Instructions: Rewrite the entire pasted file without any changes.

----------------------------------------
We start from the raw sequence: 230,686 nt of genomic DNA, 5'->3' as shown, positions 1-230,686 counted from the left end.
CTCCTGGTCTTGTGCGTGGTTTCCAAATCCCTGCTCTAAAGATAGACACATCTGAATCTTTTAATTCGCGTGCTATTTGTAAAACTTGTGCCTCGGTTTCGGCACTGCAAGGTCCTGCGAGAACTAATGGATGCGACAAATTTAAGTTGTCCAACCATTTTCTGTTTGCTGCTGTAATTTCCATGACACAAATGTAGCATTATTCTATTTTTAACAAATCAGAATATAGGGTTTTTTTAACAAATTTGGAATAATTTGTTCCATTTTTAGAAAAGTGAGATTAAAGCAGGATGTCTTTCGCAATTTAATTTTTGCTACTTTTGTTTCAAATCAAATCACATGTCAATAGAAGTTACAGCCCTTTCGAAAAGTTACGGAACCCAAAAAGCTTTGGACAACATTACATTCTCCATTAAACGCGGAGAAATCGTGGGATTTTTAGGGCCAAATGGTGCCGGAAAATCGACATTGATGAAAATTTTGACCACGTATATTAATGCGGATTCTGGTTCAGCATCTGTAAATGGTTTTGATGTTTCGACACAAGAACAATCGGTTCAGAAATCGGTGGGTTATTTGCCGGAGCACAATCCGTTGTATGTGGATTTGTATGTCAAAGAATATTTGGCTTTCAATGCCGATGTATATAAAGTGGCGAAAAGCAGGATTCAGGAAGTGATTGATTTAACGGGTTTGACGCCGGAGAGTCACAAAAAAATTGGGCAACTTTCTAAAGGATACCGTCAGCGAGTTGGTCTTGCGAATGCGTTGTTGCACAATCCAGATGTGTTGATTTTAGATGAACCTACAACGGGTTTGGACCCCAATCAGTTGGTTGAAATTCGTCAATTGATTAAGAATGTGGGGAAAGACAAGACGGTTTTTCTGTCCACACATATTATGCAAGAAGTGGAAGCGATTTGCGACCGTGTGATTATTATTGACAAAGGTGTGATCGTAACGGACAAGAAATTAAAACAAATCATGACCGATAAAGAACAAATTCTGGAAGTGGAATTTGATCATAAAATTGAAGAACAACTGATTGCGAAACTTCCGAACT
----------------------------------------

We start from the raw sequence: 230,686 nt of genomic DNA, 5'->3' as shown, positions 1-230,686 counted from the left end.
CTCCTGGTCTTGTGCGTGGTTTCCAAATCCCTGCTCTAAAGATAGACACATCTGAATCTTTTAATTCGCGTGCTATTTGTAAAACTTGTGCCTCGGTTTCGGCACTGCAAGGTCCTGCGAGAACTAATGGATGCGACAAATTTAAGTTGTCCAACCATTTTCTGTTTGCTGCTGTAATTTCCATGACACAAATGTAGCATTATTCTATTTTTAACAAATCAGAATATAGGGTTTTTTTAACAAATTTGGAATAATTTGTTCCATTTTTAGAAAAGTGAGATTAAAGCAGGATGTCTTTCGCAATTTAATTTTTGCTACTTTTGTTTCAAATCAAATCACATGTCAATAGAAGTTACAGCCCTTTCGAAAAGTTACGGAACCCAAAAAGCTTTGGACAACATTACATTCTCCATTAAACGCGGAGAAATCGTGGGATTTTTAGGGCCAAATGGTGCCGGAAAATCGACATTGATGAAAATTTTGACCACGTATATTAATGCGGATTCTGGTTCAGCATCTGTAAATGGTTTTGATGTTTCGACACAAGAACAATCGGTTCAGAAATCGGTGGGTTATTTGCCGGAGCACAATCCGTTGTATGTGGATTTGTATGTCAAAGAATATTTGGCTTTCAATGCCGATGTATATAAAGTGGCGAAAAGCAGGATTCAGGAAGTGATTGATTTAACGGGTTTGACGCCGGAGAGTCACAAAAAAATTGGGCAACTTTCTAAAGGATACCGTCAGCGAGTTGGTCTTGCGAATGCGTTGTTGCACAATCCAGATGTGTTGATTTTAGATGAACCTACAACGGGTTTGGACCCCAATCAGTTGGTTGAAATTCGTCAATTGATTAAGAATGTGGGGAAAGACAAGACGGTTTTTCTGTCCACACATATTATGCAAGAAGTGGAAGCGATTTGCGACCGTGTGATTATTATTGACAAAGGTGTGATCGTAACGGACAAGAAATTAAAACAAATCATGACCGATAAAGAACAAATTCTGGAAGTGGAATTTGATCATAAAATTGAAGAACAACTGATTGCGAAACTTCCGAACT